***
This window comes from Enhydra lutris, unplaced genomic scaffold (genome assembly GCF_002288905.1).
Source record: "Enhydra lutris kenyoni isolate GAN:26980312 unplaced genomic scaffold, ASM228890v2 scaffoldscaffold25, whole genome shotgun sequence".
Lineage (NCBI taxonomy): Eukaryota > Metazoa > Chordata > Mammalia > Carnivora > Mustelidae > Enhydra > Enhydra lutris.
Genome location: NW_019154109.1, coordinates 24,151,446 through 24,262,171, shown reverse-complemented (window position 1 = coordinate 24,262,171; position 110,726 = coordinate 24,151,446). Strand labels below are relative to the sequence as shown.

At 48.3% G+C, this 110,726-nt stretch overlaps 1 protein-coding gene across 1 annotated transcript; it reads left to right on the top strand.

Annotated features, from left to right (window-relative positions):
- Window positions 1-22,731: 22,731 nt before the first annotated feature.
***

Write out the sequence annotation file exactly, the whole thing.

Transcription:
This window comes from Enhydra lutris, unplaced genomic scaffold (genome assembly GCF_002288905.1).
Source record: "Enhydra lutris kenyoni isolate GAN:26980312 unplaced genomic scaffold, ASM228890v2 scaffoldscaffold25, whole genome shotgun sequence".
Lineage (NCBI taxonomy): Eukaryota > Metazoa > Chordata > Mammalia > Carnivora > Mustelidae > Enhydra > Enhydra lutris.
Genome location: NW_019154109.1, coordinates 24,151,446 through 24,262,171, shown reverse-complemented (window position 1 = coordinate 24,262,171; position 110,726 = coordinate 24,151,446). Strand labels below are relative to the sequence as shown.

At 48.3% G+C, this 110,726-nt stretch overlaps 1 protein-coding gene across 1 annotated transcript; it reads left to right on the top strand.

Annotated features, from left to right (window-relative positions):
- Window positions 1-22,731: 22,731 nt before the first annotated feature.